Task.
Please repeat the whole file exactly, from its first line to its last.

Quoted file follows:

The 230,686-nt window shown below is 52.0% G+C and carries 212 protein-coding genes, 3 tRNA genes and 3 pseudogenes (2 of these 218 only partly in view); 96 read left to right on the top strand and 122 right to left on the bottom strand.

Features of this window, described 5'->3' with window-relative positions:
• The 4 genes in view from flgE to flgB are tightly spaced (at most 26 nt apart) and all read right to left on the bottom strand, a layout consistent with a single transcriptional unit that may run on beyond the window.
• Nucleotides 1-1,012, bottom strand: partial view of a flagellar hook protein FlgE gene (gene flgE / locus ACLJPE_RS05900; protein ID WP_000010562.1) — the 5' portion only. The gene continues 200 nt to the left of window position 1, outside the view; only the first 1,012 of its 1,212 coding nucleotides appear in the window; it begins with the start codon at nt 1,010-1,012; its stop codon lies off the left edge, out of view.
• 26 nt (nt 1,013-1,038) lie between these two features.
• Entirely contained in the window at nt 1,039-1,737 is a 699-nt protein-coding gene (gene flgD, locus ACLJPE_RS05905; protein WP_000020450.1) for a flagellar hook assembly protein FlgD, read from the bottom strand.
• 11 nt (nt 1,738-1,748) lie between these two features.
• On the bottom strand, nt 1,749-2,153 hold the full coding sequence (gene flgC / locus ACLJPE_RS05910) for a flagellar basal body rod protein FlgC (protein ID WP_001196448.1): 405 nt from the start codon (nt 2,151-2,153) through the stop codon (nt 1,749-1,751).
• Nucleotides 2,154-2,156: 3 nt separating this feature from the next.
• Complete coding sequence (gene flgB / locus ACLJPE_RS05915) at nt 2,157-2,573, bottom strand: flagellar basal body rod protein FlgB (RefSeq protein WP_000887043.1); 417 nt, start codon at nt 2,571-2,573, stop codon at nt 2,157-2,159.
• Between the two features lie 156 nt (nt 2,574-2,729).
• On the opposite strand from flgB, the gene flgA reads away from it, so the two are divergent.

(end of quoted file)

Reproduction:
The 230,686-nt window shown below is 52.0% G+C and carries 212 protein-coding genes, 3 tRNA genes and 3 pseudogenes (2 of these 218 only partly in view); 96 read left to right on the top strand and 122 right to left on the bottom strand.

Features of this window, described 5'->3' with window-relative positions:
• The 4 genes in view from flgE to flgB are tightly spaced (at most 26 nt apart) and all read right to left on the bottom strand, a layout consistent with a single transcriptional unit that may run on beyond the window.
• Nucleotides 1-1,012, bottom strand: partial view of a flagellar hook protein FlgE gene (gene flgE / locus ACLJPE_RS05900; protein ID WP_000010562.1) — the 5' portion only. The gene continues 200 nt to the left of window position 1, outside the view; only the first 1,012 of its 1,212 coding nucleotides appear in the window; it begins with the start codon at nt 1,010-1,012; its stop codon lies off the left edge, out of view.
• 26 nt (nt 1,013-1,038) lie between these two features.
• Entirely contained in the window at nt 1,039-1,737 is a 699-nt protein-coding gene (gene flgD, locus ACLJPE_RS05905; protein WP_000020450.1) for a flagellar hook assembly protein FlgD, read from the bottom strand.
• 11 nt (nt 1,738-1,748) lie between these two features.
• On the bottom strand, nt 1,749-2,153 hold the full coding sequence (gene flgC / locus ACLJPE_RS05910) for a flagellar basal body rod protein FlgC (protein ID WP_001196448.1): 405 nt from the start codon (nt 2,151-2,153) through the stop codon (nt 1,749-1,751).
• Nucleotides 2,154-2,156: 3 nt separating this feature from the next.
• Complete coding sequence (gene flgB / locus ACLJPE_RS05915) at nt 2,157-2,573, bottom strand: flagellar basal body rod protein FlgB (RefSeq protein WP_000887043.1); 417 nt, start codon at nt 2,571-2,573, stop codon at nt 2,157-2,159.
• Between the two features lie 156 nt (nt 2,574-2,729).
• On the opposite strand from flgB, the gene flgA reads away from it, so the two are divergent.